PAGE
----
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for QIT and CIT, respectively. To compute Table 1 , Maple software have been used.
- The effect of optimum radius size on the mass resolution
he resolution of a quadrupole ion trap 9 and cylindrical ion trap mass spectrometry in general with optimum radius size z 1 = 1.04985 z 0 , is a function of the mechanical accuracy of the hyperboloid of the QIT Δ r 0 , and the cylindrical of the CIT Δ r 1 , and the stability performances of the electronics device such as, veriations in voltage amplitude Δ V , the rf frequency Δ Ω , 9 which tell us, how accurate is the form of the voltage signal.
Table 2 shows the values of q z max and Vz max or the quadrupole ion trap and cylindrical ion trap with optimum radius size size z 1 = 1.04985 z 0 in the first stability region
The values ofqzmaxandVzmaxfor the quadrupole ion trap with optimum radius sizez1= 1.04985z0, respectively in the first stability region whenaz= 0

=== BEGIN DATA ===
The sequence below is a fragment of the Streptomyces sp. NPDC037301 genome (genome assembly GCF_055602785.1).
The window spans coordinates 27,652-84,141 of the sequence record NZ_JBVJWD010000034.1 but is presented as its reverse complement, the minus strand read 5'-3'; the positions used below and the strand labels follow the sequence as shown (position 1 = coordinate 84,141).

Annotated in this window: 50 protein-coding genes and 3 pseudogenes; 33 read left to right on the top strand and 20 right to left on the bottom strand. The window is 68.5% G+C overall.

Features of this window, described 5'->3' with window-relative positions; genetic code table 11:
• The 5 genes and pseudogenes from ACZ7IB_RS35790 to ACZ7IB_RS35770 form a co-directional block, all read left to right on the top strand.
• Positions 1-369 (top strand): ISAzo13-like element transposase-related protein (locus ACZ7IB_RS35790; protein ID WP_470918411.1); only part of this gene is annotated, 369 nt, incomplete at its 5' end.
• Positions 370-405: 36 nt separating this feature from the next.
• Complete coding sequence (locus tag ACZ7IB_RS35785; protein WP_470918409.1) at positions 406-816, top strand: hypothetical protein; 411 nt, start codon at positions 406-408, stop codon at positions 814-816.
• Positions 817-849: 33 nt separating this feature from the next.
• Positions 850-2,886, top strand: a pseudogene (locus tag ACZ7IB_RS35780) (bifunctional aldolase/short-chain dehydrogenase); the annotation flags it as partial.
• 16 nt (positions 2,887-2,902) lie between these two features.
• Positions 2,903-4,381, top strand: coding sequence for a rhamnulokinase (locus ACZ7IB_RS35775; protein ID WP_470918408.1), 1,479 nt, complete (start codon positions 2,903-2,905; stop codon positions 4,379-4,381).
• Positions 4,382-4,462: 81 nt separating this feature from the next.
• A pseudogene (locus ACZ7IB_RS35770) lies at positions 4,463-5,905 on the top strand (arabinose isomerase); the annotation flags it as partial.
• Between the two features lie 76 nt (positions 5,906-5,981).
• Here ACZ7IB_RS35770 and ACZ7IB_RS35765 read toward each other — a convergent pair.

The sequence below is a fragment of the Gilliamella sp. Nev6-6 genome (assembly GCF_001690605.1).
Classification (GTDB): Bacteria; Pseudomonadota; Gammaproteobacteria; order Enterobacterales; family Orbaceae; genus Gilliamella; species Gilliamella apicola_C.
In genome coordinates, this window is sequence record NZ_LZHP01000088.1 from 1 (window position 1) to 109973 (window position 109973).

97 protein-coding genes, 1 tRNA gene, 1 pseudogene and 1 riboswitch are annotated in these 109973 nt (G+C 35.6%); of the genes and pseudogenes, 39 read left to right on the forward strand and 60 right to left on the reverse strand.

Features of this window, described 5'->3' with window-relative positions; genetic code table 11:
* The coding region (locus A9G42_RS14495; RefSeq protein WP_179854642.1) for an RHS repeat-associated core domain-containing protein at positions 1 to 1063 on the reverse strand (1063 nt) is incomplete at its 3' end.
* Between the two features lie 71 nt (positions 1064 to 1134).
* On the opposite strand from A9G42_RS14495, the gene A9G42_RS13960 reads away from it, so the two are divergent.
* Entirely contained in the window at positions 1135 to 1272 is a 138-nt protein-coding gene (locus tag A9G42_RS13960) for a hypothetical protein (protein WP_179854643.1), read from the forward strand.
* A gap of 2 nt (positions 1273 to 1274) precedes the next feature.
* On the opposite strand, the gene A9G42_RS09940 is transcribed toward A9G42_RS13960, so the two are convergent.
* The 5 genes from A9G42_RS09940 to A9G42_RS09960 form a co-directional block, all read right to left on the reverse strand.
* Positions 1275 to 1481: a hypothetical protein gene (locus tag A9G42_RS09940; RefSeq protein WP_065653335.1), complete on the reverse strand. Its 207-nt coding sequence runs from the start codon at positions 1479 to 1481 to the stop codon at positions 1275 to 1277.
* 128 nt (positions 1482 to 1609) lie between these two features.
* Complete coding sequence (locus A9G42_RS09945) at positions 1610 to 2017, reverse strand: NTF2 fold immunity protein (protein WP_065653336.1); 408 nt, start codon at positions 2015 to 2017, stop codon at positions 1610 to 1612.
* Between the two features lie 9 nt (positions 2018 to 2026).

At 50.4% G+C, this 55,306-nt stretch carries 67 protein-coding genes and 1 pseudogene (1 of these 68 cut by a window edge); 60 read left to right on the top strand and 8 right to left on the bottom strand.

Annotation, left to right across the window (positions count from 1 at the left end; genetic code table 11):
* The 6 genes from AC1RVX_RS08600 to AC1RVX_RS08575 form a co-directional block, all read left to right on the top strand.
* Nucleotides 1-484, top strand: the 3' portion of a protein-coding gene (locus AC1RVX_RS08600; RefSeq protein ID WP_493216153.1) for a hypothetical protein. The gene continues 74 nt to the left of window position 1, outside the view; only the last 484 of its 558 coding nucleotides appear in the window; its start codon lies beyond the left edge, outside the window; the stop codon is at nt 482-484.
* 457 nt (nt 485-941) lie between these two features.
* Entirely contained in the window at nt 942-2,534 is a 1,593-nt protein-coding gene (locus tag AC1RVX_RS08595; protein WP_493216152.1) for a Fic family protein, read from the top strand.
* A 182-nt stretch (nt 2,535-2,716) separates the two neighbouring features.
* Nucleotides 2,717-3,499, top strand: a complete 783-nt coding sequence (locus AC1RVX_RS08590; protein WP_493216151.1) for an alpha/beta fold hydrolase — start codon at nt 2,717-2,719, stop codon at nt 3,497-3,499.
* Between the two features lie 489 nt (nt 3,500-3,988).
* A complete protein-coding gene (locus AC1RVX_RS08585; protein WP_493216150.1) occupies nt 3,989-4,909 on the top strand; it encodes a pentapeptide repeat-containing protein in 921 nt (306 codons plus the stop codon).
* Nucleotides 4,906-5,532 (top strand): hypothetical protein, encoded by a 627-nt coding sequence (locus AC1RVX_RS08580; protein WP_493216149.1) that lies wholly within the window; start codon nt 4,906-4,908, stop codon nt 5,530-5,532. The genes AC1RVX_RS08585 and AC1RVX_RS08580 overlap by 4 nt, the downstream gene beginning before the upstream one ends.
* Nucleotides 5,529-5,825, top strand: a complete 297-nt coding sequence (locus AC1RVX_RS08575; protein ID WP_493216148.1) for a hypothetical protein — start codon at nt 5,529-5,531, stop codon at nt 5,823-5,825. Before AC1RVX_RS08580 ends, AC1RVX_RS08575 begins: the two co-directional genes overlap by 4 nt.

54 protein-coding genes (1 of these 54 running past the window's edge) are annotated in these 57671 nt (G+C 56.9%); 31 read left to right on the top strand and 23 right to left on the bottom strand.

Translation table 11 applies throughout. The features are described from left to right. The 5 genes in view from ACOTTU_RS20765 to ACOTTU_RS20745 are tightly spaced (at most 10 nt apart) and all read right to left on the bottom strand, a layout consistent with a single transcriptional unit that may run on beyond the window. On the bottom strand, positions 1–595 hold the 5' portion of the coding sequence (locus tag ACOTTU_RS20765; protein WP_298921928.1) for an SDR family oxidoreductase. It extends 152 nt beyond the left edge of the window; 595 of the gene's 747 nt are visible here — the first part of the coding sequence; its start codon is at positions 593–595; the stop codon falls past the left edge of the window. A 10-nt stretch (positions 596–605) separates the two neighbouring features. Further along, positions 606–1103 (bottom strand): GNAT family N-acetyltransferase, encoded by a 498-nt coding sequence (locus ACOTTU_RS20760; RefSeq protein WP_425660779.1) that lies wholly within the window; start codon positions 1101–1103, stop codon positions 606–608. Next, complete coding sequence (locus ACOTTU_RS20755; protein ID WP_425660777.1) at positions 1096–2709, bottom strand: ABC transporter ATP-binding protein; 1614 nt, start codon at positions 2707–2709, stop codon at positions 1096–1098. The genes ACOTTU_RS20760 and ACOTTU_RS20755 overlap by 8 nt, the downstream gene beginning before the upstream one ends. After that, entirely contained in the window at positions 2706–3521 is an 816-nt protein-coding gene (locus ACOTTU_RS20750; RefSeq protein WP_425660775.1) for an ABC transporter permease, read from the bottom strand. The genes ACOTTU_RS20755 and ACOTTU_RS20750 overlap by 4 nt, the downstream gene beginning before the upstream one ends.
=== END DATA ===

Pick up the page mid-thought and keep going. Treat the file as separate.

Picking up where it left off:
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The values of qzmax and Vzmax for the quadrupole ion trap with optimum radius size z1 = 1.04985z0, respectively in the first stability region when az = 0
when az = 0, respectively. The value of Vz max has been obtained for 131 Xe with = 2Π × 1.05 × 10 6 rad/s, U = 0 V and z 0 = 0.82 cm in the first stability region when az = 0.
To obtain the values of Table 2 we suppose Vz max as function of
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for QIT and CIT with z 1 = 1.04985 z 0 , respectively as follows,
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Now, we use Eqs.(23) and (24) to calculate Vz maxQIT and Vz maxCIT for 131 Xe with = 2Π×1.05×10 6 rad/s, z 0 = 0.82 cm and z 1 = 1.04985 z 0 as follows,
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To derive a useful theoretical formula for the fractional resolution, one has to recall the stability parameters of the impulse excitation for the QIT and CIT with z 1 = 1.04985 z 0 , respectively as follows,
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By taking the partial derivatives with respect to the variables of the stability parameters qzQIT for Eq.(25) and qzCIT for Eq.(26), then the expression of the resolution Δ m of the QIT and CIT, respectively are as follows,
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Now to find the fractional resolution we have,